ProPublica

Journalism in the Public Interest

Cancel

Prescriber Checkup

At A Glance: This Prescriber in 2012

Internal Medicine

Self-Reported Primary Specialty

See Other Prescribers With This Specialty in This State »

11,139Medicare Part D Prescriptions Filled, Including Refills

Rank: 45 out of 198

$555K Total Retail Price of All Prescriptions

Rank: 47 out of 198

498 Patients Receiving at Least One Drug in Part D
91%Patients 65 Years and Older
14% Subsidized Claims for Low-Income Patients

How Does This Prescriber Compare to Peers?

In the same specialty and state. Caveats »

Drugs That Present Special Risks
Costs of Prescribing
Higher avg Average for
this specialty
in Nebraska
Lower avg

Schedule Two
Controlled Substances

3% of this provider’s 498 patients filled at least one prescription for a schedule two drug, compared to an average of 5%.

Schedule Three
Controlled Substances

10% of this provider’s 498 patients filled at least one prescription for a schedule three drug, compared to an average of 10%.

Risky Drugs to Seniors

1% of this provider’s 10,354 prescriptions for patients 65 and older were for "potentially dangerous" drugs, compared to an average of 1%.

Brand Name Drugs

21% of this provider’s prescriptions were for brand-name drugs, compared to an average of 25%.

Prescription Price

$50 was the average price of a prescription from this provider, compared to $53 among peers.

Prescriptions per Patient

22 is the average number of prescriptions (including refills) per patient, compared to an average of 22.


Another View

This chart shows a different comparison of all providers in this specialty based on their mix of drugs and volume. Providers are grouped by similarity; those least like their peers are farthest to the right. Hover over the bars to see names of other prescribers.

← Prescribers more like their peers Prescribers less like their peers →
KEY: How to read this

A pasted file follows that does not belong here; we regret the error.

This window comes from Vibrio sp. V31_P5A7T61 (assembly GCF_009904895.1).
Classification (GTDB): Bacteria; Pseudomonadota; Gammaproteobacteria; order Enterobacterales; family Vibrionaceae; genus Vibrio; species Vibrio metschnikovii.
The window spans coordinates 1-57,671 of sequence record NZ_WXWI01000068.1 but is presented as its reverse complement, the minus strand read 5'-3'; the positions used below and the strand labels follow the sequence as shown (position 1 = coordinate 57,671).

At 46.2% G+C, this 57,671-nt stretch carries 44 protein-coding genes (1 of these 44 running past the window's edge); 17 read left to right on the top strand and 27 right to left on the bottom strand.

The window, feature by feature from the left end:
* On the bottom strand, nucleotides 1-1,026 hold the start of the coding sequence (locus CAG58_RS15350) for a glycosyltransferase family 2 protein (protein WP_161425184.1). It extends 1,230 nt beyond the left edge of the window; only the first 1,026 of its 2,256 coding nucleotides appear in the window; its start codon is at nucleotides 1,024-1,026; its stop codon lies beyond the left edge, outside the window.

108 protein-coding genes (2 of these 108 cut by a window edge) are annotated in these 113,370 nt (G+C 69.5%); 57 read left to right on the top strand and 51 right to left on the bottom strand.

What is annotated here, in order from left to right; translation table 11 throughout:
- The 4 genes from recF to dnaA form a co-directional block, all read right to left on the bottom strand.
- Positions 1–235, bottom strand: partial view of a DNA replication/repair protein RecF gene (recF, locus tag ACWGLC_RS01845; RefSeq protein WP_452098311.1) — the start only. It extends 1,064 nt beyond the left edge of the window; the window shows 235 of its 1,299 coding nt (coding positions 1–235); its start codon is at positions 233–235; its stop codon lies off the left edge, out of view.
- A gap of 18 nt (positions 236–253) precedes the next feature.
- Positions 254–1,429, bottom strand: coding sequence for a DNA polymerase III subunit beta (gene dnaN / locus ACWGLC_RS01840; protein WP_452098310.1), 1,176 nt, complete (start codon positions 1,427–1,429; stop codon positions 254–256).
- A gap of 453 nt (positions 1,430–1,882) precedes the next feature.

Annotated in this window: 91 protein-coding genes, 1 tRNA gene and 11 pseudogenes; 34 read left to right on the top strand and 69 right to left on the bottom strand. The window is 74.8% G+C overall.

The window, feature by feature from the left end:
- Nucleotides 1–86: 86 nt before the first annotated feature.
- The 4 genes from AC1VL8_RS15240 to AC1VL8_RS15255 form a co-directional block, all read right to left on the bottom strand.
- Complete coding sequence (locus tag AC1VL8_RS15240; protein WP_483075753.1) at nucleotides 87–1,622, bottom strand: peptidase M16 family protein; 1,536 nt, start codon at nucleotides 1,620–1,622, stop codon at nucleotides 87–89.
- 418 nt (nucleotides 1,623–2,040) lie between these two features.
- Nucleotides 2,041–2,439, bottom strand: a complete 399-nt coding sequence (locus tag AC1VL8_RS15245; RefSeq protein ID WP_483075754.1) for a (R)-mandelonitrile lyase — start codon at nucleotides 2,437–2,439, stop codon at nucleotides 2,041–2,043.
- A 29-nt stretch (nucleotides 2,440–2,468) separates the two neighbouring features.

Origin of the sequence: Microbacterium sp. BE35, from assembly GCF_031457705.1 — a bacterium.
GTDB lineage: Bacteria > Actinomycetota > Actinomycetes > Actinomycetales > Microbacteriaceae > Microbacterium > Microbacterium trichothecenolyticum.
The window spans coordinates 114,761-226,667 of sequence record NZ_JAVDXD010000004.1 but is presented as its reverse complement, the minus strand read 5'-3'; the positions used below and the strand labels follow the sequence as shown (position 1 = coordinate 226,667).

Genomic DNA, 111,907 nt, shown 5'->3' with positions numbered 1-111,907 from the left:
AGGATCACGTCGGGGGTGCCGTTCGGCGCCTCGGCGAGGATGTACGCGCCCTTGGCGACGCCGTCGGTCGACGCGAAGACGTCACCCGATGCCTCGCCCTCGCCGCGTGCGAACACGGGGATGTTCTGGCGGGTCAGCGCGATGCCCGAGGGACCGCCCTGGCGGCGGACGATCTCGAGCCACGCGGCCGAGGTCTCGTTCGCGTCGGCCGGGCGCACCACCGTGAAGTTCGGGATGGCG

chart

Fewer Prescribers
More Prescribers

This Prescriber
Hover to see more prescribers

This Prescriber's Drugs

The table below list this provider’s drugs, the number of prescriptions and how many went to seniors. Drugs are ranked by volume and compared with the rank for all providers in the same specialty and state.

Click to Filter by Category

Clear Filter


S2

A schedule two drug. More » Schedule two drugs have a high potential for abuse and severe dependence, according to the Drug Enforcement Administration.

S3

A schedule three drug. More » Schedule three drugs have potential for abuse and dependence, according to the Drug Enforcement Administration.

A

An antipsychotic drug. More » Antipsychotics are frequently given to dementia patients, though it increases their risk of death.

R

A risky drug for seniors. More » The American Geriatrics Society has said this drug is "potentially dangerous" for seniors and might be inappropriate.

10

This provider is among the top 10 prescribers of
this drug in the country.

This provider’s prescriptions for this drug were for more days than those of peers. More » Because of this, his or her prescription count may be lower.

This provider’s prescriptions for this drug were for fewer days than those of peers. More » Because of this, his or her prescription count may be higher.

This Drug's Rank
Drug Name Total Prescriptions Filled